Review originally published on 22nd August.
Christopher Nolan. His name is now synonymous with movies that feature signature overly-complex plot and mind-blowing twists. He experimented with non-linear structure with Memento and Inception, but Tenet is very much his grandest and most ambitious experiment yet.
Does that mean Tenet is his best movie to date? No, it probably isn’t. But this might very well become his most alienating and divisive movie as well.
Time For Tenet
Just like his previous movies, it’s best to watch Tenet fresh and without any prior foreknowledge. All I (and most of everyone else) knew about Tenet going into the movie was that the premise involved reverse time travel (or inversion) of some kind and thrilling international espionage.
Well, without spoiling anything, Tenet is essentially that, featuring a narrative that revolves around a physics-based time travel concept, which is refreshingly something unique and rarely (if ever) seen in any other science fiction movie before it.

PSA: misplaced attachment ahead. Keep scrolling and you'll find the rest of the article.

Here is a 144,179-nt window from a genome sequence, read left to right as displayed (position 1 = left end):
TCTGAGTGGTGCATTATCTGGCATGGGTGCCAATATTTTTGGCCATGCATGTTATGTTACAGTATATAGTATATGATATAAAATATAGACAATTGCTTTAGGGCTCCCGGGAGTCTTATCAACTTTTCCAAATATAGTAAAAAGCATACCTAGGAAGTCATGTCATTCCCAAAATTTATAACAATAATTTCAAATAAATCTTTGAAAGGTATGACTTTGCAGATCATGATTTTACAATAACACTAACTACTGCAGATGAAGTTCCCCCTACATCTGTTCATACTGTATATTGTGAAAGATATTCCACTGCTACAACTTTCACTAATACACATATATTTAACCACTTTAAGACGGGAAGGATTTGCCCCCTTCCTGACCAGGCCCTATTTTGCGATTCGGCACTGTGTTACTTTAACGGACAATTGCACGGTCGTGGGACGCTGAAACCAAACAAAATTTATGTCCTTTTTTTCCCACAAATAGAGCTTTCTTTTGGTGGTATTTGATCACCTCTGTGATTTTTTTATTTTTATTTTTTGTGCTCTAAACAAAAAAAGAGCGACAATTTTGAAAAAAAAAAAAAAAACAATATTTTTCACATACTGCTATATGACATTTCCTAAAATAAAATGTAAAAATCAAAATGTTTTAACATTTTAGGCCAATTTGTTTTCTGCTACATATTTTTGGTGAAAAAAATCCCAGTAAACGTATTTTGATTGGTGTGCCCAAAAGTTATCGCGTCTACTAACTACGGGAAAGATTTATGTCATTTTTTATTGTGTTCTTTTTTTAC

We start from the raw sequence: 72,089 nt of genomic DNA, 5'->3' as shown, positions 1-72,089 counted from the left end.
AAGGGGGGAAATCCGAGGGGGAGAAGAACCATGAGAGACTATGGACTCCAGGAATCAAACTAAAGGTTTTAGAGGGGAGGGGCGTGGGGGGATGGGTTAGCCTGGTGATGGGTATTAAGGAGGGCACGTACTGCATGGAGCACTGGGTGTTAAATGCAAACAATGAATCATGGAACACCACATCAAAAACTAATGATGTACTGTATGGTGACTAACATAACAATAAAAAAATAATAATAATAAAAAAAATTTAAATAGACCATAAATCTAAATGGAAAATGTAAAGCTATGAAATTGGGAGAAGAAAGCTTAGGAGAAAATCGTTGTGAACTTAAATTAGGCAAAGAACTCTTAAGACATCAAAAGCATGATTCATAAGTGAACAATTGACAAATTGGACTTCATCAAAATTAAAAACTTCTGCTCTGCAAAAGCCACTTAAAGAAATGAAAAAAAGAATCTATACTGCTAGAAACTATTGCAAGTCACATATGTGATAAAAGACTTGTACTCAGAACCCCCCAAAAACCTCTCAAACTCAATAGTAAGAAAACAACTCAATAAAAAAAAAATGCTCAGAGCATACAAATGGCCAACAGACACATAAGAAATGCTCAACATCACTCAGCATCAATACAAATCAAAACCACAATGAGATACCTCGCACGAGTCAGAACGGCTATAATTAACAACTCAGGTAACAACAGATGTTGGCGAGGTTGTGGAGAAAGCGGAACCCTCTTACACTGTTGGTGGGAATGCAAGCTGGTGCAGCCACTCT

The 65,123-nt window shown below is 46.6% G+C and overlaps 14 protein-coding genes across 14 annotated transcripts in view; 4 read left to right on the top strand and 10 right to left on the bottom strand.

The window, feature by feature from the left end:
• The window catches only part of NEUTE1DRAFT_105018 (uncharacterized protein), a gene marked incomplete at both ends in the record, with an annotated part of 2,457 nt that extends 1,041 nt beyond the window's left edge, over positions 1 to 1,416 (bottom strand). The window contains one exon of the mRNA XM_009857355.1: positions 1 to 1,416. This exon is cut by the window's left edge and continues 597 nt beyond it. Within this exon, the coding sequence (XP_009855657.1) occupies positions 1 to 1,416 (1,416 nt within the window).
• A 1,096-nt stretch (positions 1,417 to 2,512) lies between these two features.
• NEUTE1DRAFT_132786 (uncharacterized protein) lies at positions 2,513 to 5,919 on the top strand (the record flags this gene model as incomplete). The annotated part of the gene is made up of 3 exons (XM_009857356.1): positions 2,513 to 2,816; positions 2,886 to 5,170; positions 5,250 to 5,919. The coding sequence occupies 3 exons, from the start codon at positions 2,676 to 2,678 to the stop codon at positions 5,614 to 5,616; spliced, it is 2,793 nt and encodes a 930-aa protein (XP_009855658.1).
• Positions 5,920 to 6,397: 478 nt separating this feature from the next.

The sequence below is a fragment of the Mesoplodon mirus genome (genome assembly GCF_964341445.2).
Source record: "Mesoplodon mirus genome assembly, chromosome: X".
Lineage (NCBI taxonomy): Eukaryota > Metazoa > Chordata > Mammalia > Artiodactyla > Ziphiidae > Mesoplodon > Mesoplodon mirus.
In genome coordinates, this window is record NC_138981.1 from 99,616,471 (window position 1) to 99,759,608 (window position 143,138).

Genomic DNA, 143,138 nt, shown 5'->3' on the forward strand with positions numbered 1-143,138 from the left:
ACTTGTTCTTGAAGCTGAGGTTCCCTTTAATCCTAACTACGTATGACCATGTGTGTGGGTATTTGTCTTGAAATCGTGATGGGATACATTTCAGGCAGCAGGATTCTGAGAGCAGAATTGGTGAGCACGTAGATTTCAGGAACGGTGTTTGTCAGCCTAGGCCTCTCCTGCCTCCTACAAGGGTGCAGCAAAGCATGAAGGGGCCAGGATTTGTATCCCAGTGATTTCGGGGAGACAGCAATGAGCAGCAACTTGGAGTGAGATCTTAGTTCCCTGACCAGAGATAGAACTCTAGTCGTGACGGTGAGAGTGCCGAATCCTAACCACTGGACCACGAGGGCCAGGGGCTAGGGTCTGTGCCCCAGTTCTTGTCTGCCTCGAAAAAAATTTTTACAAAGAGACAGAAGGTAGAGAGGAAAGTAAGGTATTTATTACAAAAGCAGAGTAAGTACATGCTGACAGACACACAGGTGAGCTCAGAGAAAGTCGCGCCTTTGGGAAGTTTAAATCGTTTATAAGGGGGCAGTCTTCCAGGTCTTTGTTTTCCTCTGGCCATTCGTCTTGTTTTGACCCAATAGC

This isn’t a conventional time-travel plot we’ve all seen a thousand times. Nolan knows it, having mulled over Tenet’s central ideas for more than a decade and taking over five years to write the screenplay.
I can’t actually reveal anything, but all I can say is that the time travel concept in Tenet is more complex and multi-faceted than anything I’ve ever seen before, based on inversion. Just like in Interstellar and Inception, Nolan has taken an (apparently) authentic concept of quantum physics and applied it to Tenet. The problem with all this is it may all just go over the heads of casual viewers, and they may require multiple viewings to fully understand what’s actually transpired in Tenet.
However, the breakneck pacing in Tenet leaves no room for viewers to breathe, as exposition and action scenes arrive one after another. Just when viewers learn something new, the characters in Tenet are already on the move to the next thing. Viewers barely have time to digest this new morsel of information before they’re thrust into yet another scene.
With Tenet, it really seems like Nolan is trying to both boggle the mind and bombard the senses at the same time. Tenet features some of the most impressive epic setpieces ever witnessed in a Nolan movie, and this includes even the mind-bending reality-shifting dreamscapes in Inception.